Image courtesy of  tratong/

In the sermon I heard in church this morning a question I had asked several months ago came up as a topic of discussion. The church I belong to suggests we pray a series of prayers and read accompanying scripture 3-4 times daily. Included in each prayer session is a prayer of confession apologizing and asking God for forgiveness for our sins and promising our repentance. Today in our adult bible study class we learned that repentance is more than an attitude—-it also means actively turning away from what one is repenting.  The question I had previously asked was why  do we need to confess four times a day? My reason for asking the question was that I am uncomfortable asking for forgiveness when I promised “not to sin again” just a few hours earlier.  I am reminded of the story of the little boy that cried wolf too many times, when he finally did spy a wolf and run to tell the people in his village they wouldn’t take his warning seriously. By repeatedly confessing, asking for forgiveness, and promising to repent several times a day, do I not run the risk of God not taking me seriously—-or worse yet, not taking myself seriously?

The answer I was given to this question,  both at the time the priest and I had our conversation and again in this morning’s sermon, was basically that since we are imperfect humans we  tend to sin whether we realize it or not; hence the need to repeatedly confess and repent. I still have a bit of trouble with this philosophy. If repentance is based on a sincere apology and a promise not to do something again, wouldn’t we need to consciously know what sin  we were apologizing for in order  to avoid repeating it?

When I turn my will and my life over to the care of my Higher Power as I understand him, I need to  begin looking at my past and present actions to identify things I have done or am doing that hurt myself or others.  According to AA’s 12 steps, one then needs to  “make amends” and change one’s  behavior accordingly.  If I am sincere about changing something in my life, I ask for knowledge of God’s will and the power to carry it out on a one day at a time basis. And, yes, I often repeat that prayer several times a day.  AA’s 12 steps suggest we take a careful look at what we have done each day and make amends in a timely fashion. Nowhere in AA’s “Big Book” have I read a suggestion that we ask God to forgive our mistakes, promise not to do them, and then repeat the exact same prayer three more times in the same day.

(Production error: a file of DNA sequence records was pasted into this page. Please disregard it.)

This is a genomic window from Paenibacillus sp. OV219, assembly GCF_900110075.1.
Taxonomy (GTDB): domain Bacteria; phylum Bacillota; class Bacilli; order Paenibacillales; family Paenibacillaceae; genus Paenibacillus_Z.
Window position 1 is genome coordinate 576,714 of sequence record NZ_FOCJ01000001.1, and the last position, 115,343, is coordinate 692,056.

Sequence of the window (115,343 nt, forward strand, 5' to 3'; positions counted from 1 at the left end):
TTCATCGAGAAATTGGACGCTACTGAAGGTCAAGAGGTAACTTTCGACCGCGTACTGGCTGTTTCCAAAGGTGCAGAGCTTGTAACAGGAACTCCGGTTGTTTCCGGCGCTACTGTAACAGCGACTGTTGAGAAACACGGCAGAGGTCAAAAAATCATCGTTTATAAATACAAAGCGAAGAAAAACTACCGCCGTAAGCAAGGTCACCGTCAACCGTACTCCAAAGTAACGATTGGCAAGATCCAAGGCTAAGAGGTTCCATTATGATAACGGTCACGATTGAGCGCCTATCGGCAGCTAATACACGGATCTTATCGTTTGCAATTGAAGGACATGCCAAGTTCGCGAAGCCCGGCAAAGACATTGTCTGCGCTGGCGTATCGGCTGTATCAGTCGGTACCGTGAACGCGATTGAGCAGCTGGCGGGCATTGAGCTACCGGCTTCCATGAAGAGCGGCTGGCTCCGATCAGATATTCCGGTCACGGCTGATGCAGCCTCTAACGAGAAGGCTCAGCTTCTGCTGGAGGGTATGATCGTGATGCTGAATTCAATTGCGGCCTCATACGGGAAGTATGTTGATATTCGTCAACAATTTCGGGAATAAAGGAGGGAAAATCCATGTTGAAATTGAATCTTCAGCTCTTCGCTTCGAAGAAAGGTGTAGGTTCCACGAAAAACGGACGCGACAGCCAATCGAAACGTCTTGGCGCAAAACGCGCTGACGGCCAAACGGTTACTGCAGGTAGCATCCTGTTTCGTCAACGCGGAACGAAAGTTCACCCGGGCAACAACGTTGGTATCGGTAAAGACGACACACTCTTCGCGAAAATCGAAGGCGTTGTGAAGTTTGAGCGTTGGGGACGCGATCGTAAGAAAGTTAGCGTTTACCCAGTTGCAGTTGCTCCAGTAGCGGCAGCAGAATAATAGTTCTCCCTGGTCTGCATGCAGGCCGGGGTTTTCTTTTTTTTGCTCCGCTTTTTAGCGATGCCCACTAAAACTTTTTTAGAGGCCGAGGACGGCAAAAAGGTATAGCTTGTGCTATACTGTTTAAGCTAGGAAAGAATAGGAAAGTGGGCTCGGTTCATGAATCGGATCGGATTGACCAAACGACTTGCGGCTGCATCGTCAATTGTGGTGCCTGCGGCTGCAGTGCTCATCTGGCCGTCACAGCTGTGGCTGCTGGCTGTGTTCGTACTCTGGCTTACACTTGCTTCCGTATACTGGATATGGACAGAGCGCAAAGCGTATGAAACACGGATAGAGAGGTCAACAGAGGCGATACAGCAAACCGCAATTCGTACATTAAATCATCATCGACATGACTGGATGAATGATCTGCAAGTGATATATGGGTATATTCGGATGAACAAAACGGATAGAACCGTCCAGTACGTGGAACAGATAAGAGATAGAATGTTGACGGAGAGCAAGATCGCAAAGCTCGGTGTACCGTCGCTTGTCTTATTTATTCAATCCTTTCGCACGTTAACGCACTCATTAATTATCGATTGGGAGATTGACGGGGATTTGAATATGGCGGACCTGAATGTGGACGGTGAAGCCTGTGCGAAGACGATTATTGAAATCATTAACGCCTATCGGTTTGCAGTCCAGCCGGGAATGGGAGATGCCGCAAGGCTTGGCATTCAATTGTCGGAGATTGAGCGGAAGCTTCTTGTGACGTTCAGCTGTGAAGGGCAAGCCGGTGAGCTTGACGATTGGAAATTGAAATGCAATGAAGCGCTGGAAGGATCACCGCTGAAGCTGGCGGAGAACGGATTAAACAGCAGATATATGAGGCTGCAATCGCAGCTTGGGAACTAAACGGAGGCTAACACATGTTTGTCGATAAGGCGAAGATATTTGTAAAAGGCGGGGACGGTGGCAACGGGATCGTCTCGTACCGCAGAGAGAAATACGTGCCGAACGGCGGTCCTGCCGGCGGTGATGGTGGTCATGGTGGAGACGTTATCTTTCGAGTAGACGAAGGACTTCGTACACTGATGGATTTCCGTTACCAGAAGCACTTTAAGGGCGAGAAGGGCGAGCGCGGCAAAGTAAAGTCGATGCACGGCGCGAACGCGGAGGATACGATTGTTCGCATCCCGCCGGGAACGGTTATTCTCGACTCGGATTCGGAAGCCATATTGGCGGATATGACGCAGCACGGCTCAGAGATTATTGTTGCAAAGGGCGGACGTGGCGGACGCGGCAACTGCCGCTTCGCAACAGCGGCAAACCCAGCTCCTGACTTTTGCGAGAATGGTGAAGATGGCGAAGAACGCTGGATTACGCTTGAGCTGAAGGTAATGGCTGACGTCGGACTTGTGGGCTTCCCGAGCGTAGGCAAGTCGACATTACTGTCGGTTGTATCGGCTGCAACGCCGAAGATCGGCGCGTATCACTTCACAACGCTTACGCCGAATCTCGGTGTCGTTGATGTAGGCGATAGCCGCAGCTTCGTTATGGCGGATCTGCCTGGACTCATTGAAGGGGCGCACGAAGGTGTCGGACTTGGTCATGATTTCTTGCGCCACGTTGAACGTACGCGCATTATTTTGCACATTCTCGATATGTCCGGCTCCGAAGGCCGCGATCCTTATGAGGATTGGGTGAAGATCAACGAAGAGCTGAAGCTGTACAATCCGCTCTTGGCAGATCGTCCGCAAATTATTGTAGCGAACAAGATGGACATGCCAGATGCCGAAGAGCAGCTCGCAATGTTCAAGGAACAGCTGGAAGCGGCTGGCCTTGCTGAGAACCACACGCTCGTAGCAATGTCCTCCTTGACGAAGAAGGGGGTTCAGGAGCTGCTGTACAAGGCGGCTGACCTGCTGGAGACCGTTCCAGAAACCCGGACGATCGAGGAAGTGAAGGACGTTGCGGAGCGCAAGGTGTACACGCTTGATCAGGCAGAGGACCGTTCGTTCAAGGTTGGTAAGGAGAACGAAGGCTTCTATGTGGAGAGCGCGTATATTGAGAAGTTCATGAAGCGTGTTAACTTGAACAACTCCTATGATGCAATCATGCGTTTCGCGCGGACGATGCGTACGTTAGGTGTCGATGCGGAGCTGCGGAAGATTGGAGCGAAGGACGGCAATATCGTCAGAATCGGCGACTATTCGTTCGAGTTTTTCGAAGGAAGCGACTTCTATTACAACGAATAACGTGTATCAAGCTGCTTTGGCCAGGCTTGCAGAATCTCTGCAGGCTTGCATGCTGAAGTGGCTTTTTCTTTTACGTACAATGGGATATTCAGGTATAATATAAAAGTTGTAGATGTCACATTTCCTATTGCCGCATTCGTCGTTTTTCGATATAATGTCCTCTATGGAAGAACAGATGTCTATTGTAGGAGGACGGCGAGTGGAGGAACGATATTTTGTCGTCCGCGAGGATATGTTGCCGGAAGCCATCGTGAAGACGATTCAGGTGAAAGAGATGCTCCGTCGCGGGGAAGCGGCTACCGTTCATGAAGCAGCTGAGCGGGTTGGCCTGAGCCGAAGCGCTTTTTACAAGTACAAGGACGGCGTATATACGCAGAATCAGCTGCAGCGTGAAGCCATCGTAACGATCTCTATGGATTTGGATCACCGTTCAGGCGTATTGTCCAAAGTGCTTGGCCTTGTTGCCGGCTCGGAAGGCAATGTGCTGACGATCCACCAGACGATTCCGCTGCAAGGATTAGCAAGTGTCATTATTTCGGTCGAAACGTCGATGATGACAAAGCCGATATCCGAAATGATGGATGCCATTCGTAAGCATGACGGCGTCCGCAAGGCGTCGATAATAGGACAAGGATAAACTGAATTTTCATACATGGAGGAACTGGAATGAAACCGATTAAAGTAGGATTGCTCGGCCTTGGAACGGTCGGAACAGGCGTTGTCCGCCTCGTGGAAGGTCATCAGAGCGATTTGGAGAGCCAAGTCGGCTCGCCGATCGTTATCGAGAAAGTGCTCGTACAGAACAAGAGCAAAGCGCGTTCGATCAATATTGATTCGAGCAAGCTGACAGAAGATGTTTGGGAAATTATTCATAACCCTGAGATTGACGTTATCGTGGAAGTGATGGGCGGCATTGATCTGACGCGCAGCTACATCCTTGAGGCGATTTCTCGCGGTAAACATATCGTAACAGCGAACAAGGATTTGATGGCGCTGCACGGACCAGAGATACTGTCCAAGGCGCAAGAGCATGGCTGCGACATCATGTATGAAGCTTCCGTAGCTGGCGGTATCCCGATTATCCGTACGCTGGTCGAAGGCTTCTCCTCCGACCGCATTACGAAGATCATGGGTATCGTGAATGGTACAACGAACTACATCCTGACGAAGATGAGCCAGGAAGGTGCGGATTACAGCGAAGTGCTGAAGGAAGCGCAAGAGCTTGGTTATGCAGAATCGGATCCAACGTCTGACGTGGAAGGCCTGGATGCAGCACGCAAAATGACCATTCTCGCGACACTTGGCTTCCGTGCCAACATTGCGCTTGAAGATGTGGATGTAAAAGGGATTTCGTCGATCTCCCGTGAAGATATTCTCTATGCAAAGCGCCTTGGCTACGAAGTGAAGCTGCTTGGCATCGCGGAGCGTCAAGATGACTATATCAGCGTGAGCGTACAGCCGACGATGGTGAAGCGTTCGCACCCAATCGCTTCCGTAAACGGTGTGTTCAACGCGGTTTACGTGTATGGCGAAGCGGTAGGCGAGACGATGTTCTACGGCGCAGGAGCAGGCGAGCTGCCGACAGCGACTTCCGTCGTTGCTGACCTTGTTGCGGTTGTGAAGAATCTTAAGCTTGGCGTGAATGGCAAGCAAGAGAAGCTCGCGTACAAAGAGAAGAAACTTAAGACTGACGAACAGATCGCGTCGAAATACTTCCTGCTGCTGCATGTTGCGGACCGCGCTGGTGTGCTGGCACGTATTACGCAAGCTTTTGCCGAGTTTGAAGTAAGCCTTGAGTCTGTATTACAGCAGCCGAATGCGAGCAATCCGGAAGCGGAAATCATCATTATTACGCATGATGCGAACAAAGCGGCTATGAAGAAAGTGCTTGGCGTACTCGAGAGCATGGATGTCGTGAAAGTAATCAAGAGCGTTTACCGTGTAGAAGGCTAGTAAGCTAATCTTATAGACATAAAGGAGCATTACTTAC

Now that I’ve gotten that “rant” off my chest, I need to look at what is really important for me to realize in the midst of all this spiritual “free association.” Obviously, I and my self-pride are the problem. I doubt God is bothered by repeated requests for forgiveness and promises to repent. It is my pride/ego that resists “humbling” myself that often. I need to get over myself and  ask my Higher Power to forgive me for thinking I am above asking for forgiveness several times a day.  In reading what I have written so far, it is also obvious that many of my sins fall in the realm of attitude and false pride. My character defect of procrastination also lands a lot of my “sins” in the “things left undone” category. I need to “open the bridge” between God’s love and forgiveness and myself by being willing to ask for and receive it more  often than I do—–especially since I tend to deny my sins and not recognize them until I force myself to take a serious “mental inventory.”  Perhaps following a discipline of structured prayer sessions throughout the day may offer me a way to cultivate this habit.  May God bless and keep you.